Chapter 6

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The journey to Fairhaven takes three days by carriage. We pass towns and places I've never seen, traveling further than I've ever dreamed of, but I find that I don't have the strength or desire to watch as the world flashes by our windows.

We hardly stop, only to pick up supplies or attend to our needs as they arise, getting strange looks from people as we stop in random towns along the way. I ignore them all. Willow flushes under the inquisitive gazes, keeping her head down.

At night, we set up camp and Willow and I sleep curled up in the carriage, surrounded by our miniature royal army. General Wyngard apologizes for not having better accommodations but he explains that staying in an inn would make us vulnerable if the monster tracks Willow down again. I'm inclined to agree with him.

Willow hardly speaks the whole way, curled up on the bench next to me, her head on my lap or shoulder. I want to tell her how crazy this whole thing is, how we will get to Fairhaven and it will blow up in our faces. Worst case scenario, it's a trap and they drag us, kicking and screaming to the dungeons, awaiting execution. Best case scenario, they use Willow for a while, delaying her death for however long it takes for the monster to hunt her down.

No, I shake my head. Best case scenario, we get there and the announce that General Wyngard is actually delusional and send us back home with a bag of money for our trouble. The hollow feeling in my stomach tells me just how likely I find that to happen.

But I don't say a word. I will be here for Willow, as I always am. In whatever way I can be.

So instead, I spend the days reading.

After announcing that I would be coming with them, General Wyngard surprisingly didn't protest, simply telling me that if I wanted to come with, they would be leaving immediately. Then he strode out of the house with his arm around Willow.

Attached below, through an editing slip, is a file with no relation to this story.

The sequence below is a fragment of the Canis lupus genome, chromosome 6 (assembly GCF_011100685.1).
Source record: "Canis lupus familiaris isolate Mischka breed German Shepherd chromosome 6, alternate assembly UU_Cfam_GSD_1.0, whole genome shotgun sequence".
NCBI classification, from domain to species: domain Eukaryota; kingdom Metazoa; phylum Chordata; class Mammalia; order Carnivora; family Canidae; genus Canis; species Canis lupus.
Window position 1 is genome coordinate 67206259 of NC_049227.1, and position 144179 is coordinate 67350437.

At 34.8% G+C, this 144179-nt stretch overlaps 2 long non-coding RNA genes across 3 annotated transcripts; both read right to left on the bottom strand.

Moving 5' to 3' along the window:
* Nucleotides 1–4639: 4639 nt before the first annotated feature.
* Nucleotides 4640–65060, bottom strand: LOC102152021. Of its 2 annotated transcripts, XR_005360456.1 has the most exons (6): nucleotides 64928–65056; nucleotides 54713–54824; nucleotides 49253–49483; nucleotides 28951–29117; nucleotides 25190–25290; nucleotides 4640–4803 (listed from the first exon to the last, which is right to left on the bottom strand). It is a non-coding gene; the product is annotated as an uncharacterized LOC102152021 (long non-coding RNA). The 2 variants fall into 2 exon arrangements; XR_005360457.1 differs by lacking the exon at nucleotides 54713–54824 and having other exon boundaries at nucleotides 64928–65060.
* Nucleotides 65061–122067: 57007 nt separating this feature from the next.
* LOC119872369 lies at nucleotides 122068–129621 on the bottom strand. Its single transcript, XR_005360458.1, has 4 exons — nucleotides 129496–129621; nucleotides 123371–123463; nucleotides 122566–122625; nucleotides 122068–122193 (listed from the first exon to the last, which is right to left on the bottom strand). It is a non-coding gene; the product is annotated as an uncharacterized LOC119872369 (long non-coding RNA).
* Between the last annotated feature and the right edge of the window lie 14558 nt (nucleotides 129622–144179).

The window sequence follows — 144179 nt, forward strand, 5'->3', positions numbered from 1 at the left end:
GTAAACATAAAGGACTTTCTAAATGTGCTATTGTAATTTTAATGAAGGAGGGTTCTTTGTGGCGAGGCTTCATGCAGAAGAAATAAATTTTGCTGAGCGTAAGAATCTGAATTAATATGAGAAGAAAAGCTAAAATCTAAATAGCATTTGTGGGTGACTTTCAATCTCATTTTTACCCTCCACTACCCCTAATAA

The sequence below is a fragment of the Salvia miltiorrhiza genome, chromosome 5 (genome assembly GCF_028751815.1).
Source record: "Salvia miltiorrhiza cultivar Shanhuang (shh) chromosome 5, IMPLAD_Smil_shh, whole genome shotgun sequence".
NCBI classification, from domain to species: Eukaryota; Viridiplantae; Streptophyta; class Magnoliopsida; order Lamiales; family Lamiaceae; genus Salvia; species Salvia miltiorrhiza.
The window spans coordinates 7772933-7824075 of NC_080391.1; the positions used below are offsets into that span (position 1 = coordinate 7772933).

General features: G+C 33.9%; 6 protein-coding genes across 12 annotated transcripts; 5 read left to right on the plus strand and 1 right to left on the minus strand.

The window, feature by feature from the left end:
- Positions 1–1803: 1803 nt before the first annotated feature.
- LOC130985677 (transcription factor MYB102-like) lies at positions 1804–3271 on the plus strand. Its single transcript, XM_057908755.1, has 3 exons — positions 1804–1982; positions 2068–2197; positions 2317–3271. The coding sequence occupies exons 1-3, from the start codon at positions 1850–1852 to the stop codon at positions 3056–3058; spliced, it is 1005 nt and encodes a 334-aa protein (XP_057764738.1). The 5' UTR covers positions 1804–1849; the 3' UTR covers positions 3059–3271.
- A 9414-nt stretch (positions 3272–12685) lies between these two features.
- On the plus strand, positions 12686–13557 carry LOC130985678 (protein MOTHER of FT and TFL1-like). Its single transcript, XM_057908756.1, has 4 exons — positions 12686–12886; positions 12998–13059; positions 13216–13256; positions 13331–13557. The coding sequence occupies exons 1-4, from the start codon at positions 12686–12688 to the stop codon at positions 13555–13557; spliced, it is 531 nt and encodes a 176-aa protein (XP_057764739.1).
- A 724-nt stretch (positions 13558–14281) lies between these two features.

I had run to my room, grabbing the only thing that mattered before hurrying outside to leave; the book of myths and stories my mother left me.

A book which I was now reading. Flipping through reveals all of the dried flowers Mother pressed between the pages, releasing a sweet, musty scent. I'm busy focusing on reading my favorite story for a third time; the tale of Lady Jana Valysmarr slaying the bone serpent with her legendary blade, Mercy.

I'm so absorbed in the book that I don't notice that the carriage has stopped until a knock sounds on the door. I tuck the book back into my jacket pocket, pulling back the heavy velvet curtain.

"Ladies," General Wyngard says, with a shallow bow of his head. "I merely wished to warn you that we will be arriving soon. I sent a messenger ahead earlier, so they should be expecting us."

He's been very vague about who we should expect upon arriving. Actually, he's been pretty vague about everything. But what do I know? Apparently, trusting a total stranger and allowing them to whisk you away to a place you've only ever heard of, is completely logical. I can't resist giving Willow a sour look out of the corner of my eye but she's too busy focusing on the general to see.

"Where exactly are we going? We've never been to Fairhaven before so I know nothing of the city."

Never been to Fairhaven is her generous way of saying we've never been anywhere. Especially never the royal city, which we've only heard about a few times from Mariel Bonnard, who had apparently visited a time or two with her lord husband.

"We'll be going through the city itself, to the castle located on the west side." He gives us a quick description of the layout of Fairhaven. Apparently, the city, the largest in Lumor, borders the castle to the east and south. The castle itself has a lake on it's backside and a forest wrapping around it, which General Wyngard explains, are used extensively for training the new recruits and soldiers stationed there. When we question him further, he simple brushes us off with a dismissive, "You'll see."

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